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Review: Clustertruck

Sometimes, you get a game that you’ll play for hours and hours because it has a rich and engrossing narrative. Other times, you’ll play a game for hours because it’s just that damn pretty to look at. And on occasion? You’ll keep playing because it just refuses to let you go.

Clustertruck is the third kind of game.

The premise is simple: you are some sort of crazy parkour wizard, standing on a truck. That truck is barrelling towards its distant destination, regardless of obstacles. It has brought along a bunch of its truck mates, who also have the same destination in mind. You need to reach that destination by throwing yourself from truck to truck as they continually come to grievous harm, making sure never to splatter yourself on the ground. Good luck!

What follows is a twitch-reaction game of physics and snap decisions. Spread over a bunch of short and sweet levels, you’ll find yourself navigating in leaps and bounds as trucks rampage through the environment, slamming into obstacles and each other. It sounds simple, and theoretically it is. In actual practice it presents as more of a challenge than you might think. While all of the trucks follow a predetermined path, this is not a scripted trek; minute variations in each trucks’ path makes one play of a level distinct from another. A single truck stumbling over rough terrain or hitting a wall can have a knock-on effect, sending the rest crashing, exploding or cartwheeling into the air unexpectedly. You can’t just plan a path after running through the level a few times, because you have no idea when the next clustertruck of a pile-up will happen.


After running through the first ten levels or so, a new facet of this gameplay is unlocked – while you can jump, sprint and navigate from the get-go, hitting this milestone unlocks optional abilities and skills to help tweak your ability to move through the levels. Double-jumps, jetpacks and time manipulation all become available depending on your ‘style points’ banked – a currency unlocked based on how quickly you complete a level, as well as bonuses for making it through on the first try, or managing difficult jumps such as from an airborne truck. It’s a great incentive to replay levels you’ve already finished, earning that currency to tweak your playstyle and better manage Clustertruck’s unpredictable challenge.

And believe me, the challenge is indisputable. You will fail, and you will fail a lot. Thankfully, Clustertruck is designed with a ‘one more try’ mentality in place – the moment you hit the ground you can press any button to instantly reset the level and try again, a la Super Meat Boy or Superhot. The ability to instantly try again (in my experience, often being triggered by still mashing the keyboard from your LAST attempt) plays into the game well, letting you get into the groove enough to finally luck your way through a level.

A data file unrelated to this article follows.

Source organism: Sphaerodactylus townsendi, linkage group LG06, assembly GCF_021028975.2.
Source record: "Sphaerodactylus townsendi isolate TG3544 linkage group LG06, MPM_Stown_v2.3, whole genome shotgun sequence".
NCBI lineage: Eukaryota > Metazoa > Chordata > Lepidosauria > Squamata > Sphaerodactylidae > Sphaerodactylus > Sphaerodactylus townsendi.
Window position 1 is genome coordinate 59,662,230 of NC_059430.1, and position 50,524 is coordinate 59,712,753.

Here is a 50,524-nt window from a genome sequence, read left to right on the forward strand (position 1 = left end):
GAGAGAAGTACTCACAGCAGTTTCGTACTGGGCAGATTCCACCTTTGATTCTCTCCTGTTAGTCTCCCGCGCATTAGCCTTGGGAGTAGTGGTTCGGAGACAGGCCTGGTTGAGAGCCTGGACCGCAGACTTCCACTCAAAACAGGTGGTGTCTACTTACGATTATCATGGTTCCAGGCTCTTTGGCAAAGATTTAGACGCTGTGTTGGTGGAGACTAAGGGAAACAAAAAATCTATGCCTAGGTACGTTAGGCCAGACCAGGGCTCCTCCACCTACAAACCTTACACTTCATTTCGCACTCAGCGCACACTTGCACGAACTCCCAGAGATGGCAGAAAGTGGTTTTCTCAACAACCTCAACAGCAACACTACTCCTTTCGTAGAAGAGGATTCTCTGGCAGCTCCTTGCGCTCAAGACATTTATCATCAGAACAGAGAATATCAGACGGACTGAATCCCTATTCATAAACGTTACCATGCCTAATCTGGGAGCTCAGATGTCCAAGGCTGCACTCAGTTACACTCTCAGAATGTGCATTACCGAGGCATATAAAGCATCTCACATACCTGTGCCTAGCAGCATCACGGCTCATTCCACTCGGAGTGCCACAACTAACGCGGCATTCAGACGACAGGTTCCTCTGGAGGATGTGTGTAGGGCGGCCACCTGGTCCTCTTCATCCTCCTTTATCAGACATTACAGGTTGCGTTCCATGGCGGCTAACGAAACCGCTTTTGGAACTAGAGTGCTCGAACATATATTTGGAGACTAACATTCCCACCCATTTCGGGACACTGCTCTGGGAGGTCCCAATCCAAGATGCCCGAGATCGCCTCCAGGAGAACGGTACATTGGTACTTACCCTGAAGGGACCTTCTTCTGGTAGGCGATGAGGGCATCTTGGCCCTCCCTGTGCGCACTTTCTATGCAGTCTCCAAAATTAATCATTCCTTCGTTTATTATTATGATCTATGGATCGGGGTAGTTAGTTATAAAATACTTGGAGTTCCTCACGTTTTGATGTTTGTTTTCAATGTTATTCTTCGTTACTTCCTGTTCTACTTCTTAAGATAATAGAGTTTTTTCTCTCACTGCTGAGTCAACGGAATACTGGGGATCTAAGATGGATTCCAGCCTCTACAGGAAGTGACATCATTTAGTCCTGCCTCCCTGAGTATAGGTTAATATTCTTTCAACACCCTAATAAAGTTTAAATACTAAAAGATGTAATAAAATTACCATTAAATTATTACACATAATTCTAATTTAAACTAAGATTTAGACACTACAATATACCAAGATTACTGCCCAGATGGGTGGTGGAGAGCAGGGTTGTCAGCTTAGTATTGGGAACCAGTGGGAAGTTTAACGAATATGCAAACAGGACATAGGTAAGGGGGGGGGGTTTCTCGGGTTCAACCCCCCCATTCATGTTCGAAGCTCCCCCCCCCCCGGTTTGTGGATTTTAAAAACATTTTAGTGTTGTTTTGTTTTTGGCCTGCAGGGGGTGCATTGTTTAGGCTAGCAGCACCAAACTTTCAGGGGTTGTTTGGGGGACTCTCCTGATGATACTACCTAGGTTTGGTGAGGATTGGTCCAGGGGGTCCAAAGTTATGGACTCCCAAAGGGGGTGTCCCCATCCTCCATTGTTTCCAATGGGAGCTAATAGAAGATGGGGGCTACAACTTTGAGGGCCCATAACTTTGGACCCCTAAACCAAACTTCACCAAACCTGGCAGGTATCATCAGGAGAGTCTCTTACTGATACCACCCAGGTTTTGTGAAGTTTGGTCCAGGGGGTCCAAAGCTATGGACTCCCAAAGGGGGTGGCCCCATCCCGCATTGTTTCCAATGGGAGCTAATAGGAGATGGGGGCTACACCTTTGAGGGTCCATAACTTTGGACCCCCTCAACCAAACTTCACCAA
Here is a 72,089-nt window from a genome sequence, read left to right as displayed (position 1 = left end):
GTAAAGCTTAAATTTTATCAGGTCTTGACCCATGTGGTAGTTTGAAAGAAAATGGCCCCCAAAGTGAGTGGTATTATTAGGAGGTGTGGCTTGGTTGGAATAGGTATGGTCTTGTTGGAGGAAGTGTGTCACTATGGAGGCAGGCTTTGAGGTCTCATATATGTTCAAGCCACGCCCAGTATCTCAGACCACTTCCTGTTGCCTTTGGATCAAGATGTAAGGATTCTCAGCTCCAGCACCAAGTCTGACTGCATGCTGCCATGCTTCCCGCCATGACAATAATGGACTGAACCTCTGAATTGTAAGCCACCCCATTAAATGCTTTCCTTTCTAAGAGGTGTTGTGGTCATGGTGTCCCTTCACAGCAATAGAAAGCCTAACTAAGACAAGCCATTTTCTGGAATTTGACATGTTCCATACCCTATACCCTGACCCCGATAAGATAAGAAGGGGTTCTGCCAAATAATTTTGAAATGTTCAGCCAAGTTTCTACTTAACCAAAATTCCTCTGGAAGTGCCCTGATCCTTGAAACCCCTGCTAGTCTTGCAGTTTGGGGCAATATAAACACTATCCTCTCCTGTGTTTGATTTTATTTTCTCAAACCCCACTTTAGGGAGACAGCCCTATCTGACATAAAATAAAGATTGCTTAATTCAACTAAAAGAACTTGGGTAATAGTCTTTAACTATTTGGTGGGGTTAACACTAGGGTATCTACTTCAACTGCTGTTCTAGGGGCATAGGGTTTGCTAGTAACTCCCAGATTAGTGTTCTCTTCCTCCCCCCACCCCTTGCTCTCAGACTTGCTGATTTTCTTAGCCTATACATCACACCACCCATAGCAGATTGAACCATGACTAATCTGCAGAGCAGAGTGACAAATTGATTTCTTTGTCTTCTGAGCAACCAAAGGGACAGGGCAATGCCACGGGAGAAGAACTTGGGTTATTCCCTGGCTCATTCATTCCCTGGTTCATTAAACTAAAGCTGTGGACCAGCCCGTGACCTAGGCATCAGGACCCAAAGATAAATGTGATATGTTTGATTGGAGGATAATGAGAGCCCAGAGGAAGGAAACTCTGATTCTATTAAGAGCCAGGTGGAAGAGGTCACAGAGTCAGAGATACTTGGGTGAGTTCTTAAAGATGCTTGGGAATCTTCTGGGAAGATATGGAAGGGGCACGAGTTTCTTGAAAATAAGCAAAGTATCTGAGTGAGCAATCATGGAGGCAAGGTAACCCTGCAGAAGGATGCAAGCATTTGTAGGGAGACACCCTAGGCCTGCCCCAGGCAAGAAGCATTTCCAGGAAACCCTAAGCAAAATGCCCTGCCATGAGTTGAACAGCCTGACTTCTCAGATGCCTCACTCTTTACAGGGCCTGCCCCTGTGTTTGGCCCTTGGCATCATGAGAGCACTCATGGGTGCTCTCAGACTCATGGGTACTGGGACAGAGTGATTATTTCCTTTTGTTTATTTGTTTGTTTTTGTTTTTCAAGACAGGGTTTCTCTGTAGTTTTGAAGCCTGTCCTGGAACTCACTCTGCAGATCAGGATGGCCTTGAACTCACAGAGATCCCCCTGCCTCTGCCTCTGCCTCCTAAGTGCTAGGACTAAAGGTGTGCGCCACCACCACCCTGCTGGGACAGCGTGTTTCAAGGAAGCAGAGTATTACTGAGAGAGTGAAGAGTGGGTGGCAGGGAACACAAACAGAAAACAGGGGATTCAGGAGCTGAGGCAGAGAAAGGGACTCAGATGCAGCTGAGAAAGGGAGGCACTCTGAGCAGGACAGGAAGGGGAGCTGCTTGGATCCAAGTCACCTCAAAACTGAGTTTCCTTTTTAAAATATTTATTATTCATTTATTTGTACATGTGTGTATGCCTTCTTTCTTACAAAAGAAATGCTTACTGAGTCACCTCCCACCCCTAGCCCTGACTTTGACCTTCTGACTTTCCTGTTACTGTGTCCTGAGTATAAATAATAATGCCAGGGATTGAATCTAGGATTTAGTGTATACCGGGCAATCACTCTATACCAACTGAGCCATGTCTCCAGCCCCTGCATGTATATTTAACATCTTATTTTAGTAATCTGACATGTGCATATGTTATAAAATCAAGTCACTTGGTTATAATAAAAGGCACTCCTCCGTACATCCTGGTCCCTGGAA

By its very nature, this game can be intensely frustrating; in my time with it I definitely nope’d out of the room to cool down a handful of times only to return minutes later, convinced I’d get it right this time (I didn’t). The addition of custom levels means that even if you get stuck on the main campaign you’ll have plenty of user-generated content to mess around with – though in my experience, this leans even harder than the main game content.


While it’s a lot of fun to have to constantly stay on your toes, the randomised nature of Clustertruck’s levels can work against it too. It’s intensely frustrating to be acing your way through a level on a speed run, only to find that a randomised pile-up has taken out every possible landing point ahead of you. It’s the nature of the beast, but very disheartening to fail because of chance, rather than your own bad reaction times.

Overall, Clustertruck has a lot to offer both her quick bursts of play or longer investments, smashing your head against the wall of chance. I would love to see some functionality added from the previously mentioned games, though – either a replay mode like Superhot‘s to show your successful run, or an all-in-one fail display from an external perspective, like Super Meat Boy. The former shows just how cool you are to make it through, and the latter lets you see just hoe much you had to fail your way to success… But please, Landfall Games, don’t take Superhot’s lead and develop a VR-based iteration of your game. No human stomach could handle it.

Features like Twitch integration with vote-based modifiers are sure to keep Clustertruck active in the streaming community for a good while, and I look forward to seeing even more insanely difficult user-created content as time goes on. I’m definitely not going to be the one to complete it, but I’d love to watch someone try.

Clustertruck was reviewed using a promotional code on PC, as provided by the publisher.


Review: Clustertruck
8 out of 10

The good

  • Addictive.
  • Easy to learn, hard to master.
  • Fun streaming integration.

The bad

  • Randomisation isn’t always in your favour.
  • Abilities take a while to unlock.

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About the author

Matt Gosper

aka Ponk – a Melburnian gay gamer who works with snail mail. Enthusiastically keeping a finger in every pie of the games industry. I'll beat you at Mario Kart, and lose to you in any shooter you can name.